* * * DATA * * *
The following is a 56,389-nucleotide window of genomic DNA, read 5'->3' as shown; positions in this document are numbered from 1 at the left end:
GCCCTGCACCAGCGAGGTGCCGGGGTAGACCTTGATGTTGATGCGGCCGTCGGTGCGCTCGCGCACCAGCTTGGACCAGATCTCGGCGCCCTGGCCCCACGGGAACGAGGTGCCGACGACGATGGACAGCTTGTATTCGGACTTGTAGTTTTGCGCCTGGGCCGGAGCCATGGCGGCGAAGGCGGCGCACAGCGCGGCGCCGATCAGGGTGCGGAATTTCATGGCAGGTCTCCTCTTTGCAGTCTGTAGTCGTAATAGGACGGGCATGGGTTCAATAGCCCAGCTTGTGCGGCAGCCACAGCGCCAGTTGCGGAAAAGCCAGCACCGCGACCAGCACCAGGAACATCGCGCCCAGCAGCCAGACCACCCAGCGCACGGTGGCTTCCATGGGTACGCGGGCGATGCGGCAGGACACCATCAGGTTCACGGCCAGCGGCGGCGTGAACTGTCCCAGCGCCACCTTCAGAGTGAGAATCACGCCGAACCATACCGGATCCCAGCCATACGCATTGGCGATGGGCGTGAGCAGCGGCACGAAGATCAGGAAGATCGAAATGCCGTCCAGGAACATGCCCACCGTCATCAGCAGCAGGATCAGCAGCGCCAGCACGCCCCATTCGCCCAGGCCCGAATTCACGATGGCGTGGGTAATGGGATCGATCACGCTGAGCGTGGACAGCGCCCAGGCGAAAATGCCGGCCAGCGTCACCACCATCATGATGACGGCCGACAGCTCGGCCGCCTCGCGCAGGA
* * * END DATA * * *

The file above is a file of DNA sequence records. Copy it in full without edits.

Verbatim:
The following is a 56,389-nucleotide window of genomic DNA, read 5'->3' as shown; positions in this document are numbered from 1 at the left end:
GCCCTGCACCAGCGAGGTGCCGGGGTAGACCTTGATGTTGATGCGGCCGTCGGTGCGCTCGCGCACCAGCTTGGACCAGATCTCGGCGCCCTGGCCCCACGGGAACGAGGTGCCGACGACGATGGACAGCTTGTATTCGGACTTGTAGTTTTGCGCCTGGGCCGGAGCCATGGCGGCGAAGGCGGCGCACAGCGCGGCGCCGATCAGGGTGCGGAATTTCATGGCAGGTCTCCTCTTTGCAGTCTGTAGTCGTAATAGGACGGGCATGGGTTCAATAGCCCAGCTTGTGCGGCAGCCACAGCGCCAGTTGCGGAAAAGCCAGCACCGCGACCAGCACCAGGAACATCGCGCCCAGCAGCCAGACCACCCAGCGCACGGTGGCTTCCATGGGTACGCGGGCGATGCGGCAGGACACCATCAGGTTCACGGCCAGCGGCGGCGTGAACTGTCCCAGCGCCACCTTCAGAGTGAGAATCACGCCGAACCATACCGGATCCCAGCCATACGCATTGGCGATGGGCGTGAGCAGCGGCACGAAGATCAGGAAGATCGAAATGCCGTCCAGGAACATGCCCACCGTCATCAGCAGCAGGATCAGCAGCGCCAGCACGCCCCATTCGCCCAGGCCCGAATTCACGATGGCGTGGGTAATGGGATCGATCACGCTGAGCGTGGACAGCGCCCAGGCGAAAATGCCGGCCAGCGTCACCACCATCATGATGACGGCCGACAGCTCGGCCGCCTCGCGCAGGA